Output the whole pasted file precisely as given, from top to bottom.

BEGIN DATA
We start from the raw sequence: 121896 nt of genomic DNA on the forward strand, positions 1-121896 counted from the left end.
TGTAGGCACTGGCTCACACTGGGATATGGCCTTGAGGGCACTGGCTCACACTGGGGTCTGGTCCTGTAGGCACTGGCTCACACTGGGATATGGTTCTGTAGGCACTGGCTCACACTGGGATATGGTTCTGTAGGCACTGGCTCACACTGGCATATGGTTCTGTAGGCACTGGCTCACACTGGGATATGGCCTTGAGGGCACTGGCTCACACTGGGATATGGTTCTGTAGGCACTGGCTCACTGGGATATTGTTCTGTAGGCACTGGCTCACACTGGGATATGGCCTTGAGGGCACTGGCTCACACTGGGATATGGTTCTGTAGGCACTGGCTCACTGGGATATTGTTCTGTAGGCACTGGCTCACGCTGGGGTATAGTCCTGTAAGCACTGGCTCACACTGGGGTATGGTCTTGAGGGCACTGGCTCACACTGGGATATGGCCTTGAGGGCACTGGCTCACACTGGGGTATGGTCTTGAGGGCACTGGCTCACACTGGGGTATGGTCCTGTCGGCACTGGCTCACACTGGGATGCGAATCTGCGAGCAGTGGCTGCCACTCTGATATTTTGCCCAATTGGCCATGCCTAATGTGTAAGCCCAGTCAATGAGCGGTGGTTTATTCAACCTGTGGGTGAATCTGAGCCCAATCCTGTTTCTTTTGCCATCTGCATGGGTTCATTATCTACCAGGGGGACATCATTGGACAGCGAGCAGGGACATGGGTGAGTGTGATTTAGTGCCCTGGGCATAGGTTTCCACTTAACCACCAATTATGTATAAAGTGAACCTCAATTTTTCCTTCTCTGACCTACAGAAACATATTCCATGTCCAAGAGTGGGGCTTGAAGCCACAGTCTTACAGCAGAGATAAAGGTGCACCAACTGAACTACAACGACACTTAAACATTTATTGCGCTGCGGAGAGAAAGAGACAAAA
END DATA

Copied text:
We start from the raw sequence: 121896 nt of genomic DNA on the forward strand, positions 1-121896 counted from the left end.
TGTAGGCACTGGCTCACACTGGGATATGGCCTTGAGGGCACTGGCTCACACTGGGGTCTGGTCCTGTAGGCACTGGCTCACACTGGGATATGGTTCTGTAGGCACTGGCTCACACTGGGATATGGTTCTGTAGGCACTGGCTCACACTGGCATATGGTTCTGTAGGCACTGGCTCACACTGGGATATGGCCTTGAGGGCACTGGCTCACACTGGGATATGGTTCTGTAGGCACTGGCTCACTGGGATATTGTTCTGTAGGCACTGGCTCACACTGGGATATGGCCTTGAGGGCACTGGCTCACACTGGGATATGGTTCTGTAGGCACTGGCTCACTGGGATATTGTTCTGTAGGCACTGGCTCACGCTGGGGTATAGTCCTGTAAGCACTGGCTCACACTGGGGTATGGTCTTGAGGGCACTGGCTCACACTGGGATATGGCCTTGAGGGCACTGGCTCACACTGGGGTATGGTCTTGAGGGCACTGGCTCACACTGGGGTATGGTCCTGTCGGCACTGGCTCACACTGGGATGCGAATCTGCGAGCAGTGGCTGCCACTCTGATATTTTGCCCAATTGGCCATGCCTAATGTGTAAGCCCAGTCAATGAGCGGTGGTTTATTCAACCTGTGGGTGAATCTGAGCCCAATCCTGTTTCTTTTGCCATCTGCATGGGTTCATTATCTACCAGGGGGACATCATTGGACAGCGAGCAGGGACATGGGTGAGTGTGATTTAGTGCCCTGGGCATAGGTTTCCACTTAACCACCAATTATGTATAAAGTGAACCTCAATTTTTCCTTCTCTGACCTACAGAAACATATTCCATGTCCAAGAGTGGGGCTTGAAGCCACAGTCTTACAGCAGAGATAAAGGTGCACCAACTGAACTACAACGACACTTAAACATTTATTGCGCTGCGGAGAGAAAGAGACAAAA